Scientists manage to synthesize LK-99 superconductor compound, ushering in a new era for ultra-efficient transistors
Transistors had a profound impact on our 20th century society and helped shape up the digitized world that we live in today. As far as power efficiency goes, however, the materials used to produce transistors are far from ideal, as current leaks occur more often than not, and the wasted electricity needs to be dissipated through cooling systems in the form of heat. Scientists have been trying to find more efficient materials for a few decades now, and it looks like we are now very close to producing superconductors that can safely operate at room temperature and ambient pressure.
One such superconductive material is known as LK-99 and is produced by combining lanarkite and copper phosphide minerals through solid-state synthesis. A South Korean team of scientists first theorized on the LK-99 compound in a paper published last week, and, just yesterday, a group of Chinese researchers posted a video as proof that the superconductive material indeed works. In theory, materials like LK-99 should conduct electrical currents with almost perfect efficiency, allowing for the creation of processors that do not require cooling and utilize every bit of electricity to maximize performance while improving environmental sustainability.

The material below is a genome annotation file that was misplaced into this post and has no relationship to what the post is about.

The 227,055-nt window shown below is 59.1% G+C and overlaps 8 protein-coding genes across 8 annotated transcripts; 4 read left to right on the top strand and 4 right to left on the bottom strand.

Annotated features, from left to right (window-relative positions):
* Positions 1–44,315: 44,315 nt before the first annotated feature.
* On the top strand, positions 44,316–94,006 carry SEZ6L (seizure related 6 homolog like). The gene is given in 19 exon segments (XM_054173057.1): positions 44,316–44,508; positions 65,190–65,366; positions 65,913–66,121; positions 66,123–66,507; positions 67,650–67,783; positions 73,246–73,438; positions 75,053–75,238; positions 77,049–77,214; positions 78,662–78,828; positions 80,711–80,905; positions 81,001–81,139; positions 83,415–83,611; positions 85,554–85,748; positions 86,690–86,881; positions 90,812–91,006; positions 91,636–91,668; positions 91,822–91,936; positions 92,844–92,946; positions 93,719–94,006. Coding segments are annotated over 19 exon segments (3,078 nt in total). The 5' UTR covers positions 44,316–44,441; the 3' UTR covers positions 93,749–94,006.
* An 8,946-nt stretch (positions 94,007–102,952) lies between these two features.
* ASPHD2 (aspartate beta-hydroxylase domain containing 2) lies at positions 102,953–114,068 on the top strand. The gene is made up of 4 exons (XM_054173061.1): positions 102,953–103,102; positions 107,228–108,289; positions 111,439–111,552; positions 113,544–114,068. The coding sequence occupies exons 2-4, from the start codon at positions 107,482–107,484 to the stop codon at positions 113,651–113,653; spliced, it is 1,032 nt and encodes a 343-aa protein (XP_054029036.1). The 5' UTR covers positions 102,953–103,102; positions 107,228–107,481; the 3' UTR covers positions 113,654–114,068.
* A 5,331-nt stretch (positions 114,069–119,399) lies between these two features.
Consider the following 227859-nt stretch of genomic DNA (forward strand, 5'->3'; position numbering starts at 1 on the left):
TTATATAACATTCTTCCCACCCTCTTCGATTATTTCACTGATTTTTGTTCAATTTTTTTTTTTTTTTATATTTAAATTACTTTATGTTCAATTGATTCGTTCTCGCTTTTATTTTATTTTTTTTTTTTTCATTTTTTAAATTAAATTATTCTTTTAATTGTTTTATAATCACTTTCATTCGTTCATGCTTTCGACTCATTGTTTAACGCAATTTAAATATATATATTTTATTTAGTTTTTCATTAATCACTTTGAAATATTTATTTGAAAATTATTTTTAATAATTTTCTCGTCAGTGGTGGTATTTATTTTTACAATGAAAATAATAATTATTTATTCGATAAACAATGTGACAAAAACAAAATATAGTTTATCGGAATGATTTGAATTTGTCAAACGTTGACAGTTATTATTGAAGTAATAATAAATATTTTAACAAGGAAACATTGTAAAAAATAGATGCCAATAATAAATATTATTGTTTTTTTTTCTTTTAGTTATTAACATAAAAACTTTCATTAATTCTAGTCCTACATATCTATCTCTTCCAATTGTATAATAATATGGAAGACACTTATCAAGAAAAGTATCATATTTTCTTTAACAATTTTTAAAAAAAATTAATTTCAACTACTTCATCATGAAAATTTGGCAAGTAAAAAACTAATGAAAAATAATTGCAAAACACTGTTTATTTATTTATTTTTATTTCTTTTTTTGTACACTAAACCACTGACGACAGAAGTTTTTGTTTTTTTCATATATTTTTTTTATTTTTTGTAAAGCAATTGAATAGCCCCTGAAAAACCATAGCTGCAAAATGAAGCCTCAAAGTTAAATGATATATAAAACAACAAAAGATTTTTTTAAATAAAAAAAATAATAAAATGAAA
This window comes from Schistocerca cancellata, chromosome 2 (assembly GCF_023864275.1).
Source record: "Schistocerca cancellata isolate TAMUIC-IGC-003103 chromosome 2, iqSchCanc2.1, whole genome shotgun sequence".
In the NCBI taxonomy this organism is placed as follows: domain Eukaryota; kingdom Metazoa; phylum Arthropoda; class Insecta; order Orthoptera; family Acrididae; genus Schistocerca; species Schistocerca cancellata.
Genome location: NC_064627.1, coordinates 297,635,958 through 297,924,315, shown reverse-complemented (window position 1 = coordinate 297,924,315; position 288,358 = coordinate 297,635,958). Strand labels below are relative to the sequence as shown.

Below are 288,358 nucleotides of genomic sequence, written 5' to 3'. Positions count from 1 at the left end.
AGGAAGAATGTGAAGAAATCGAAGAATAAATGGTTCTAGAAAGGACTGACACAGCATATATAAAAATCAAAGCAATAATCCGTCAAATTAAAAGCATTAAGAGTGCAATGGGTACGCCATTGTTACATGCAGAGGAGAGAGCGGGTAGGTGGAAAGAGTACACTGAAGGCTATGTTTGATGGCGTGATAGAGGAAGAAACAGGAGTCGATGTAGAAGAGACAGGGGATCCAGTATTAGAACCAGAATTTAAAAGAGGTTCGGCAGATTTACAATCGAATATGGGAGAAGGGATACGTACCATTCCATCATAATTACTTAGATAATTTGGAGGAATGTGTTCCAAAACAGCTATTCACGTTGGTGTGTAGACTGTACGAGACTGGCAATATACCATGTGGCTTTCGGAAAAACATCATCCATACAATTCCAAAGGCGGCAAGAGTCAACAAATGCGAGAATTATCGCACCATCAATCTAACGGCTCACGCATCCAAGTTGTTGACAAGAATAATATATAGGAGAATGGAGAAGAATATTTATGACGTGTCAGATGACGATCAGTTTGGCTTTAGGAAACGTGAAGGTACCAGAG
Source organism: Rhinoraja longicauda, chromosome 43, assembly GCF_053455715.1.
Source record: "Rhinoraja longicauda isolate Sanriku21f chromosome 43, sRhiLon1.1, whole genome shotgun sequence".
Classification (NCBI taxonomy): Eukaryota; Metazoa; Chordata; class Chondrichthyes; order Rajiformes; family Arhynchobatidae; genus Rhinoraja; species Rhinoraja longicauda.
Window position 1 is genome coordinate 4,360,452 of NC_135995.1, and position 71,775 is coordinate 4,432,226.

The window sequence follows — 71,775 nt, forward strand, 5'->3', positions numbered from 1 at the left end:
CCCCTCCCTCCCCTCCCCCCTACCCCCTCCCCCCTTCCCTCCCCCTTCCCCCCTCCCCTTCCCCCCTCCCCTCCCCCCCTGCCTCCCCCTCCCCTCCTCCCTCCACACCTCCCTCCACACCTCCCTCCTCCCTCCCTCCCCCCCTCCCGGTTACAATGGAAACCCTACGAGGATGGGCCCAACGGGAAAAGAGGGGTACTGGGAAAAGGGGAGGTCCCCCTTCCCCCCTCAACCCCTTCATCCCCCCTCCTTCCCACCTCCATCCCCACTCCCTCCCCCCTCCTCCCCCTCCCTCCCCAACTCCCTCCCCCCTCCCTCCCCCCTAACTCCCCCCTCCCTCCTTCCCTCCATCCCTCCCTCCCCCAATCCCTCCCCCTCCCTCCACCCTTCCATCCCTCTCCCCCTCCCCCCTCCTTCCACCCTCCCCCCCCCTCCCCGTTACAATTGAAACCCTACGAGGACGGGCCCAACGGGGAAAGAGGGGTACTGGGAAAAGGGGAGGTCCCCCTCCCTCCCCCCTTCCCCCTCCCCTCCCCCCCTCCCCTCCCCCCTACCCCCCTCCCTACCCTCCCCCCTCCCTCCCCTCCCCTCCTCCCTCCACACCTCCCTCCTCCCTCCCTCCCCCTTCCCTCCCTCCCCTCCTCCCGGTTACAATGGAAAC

Every industry that uses electricity and magnetism stands to benefit tremendously from these new superconductors. First of all, the IT&C industry with supercomputers, AI accelerators, quantum computers, but also consumer-grade hardware like CPUs and GPUs or industrial-grade electrical wires. Then there are quite a few technologies that are based on magnetism, such as magnetic levitation (maglev) trains, magnetic plasma fusion reactors, medical MRI scanners, electric car motors, portable generators etc.
Proving that LK-99 indeed works is only the first step. Scientists would then need to figure out how to produce this compound in industrial quantities at reasonable prices. This process might take some time, so the first superconductor-based devices could pop up in a few years at the earliest.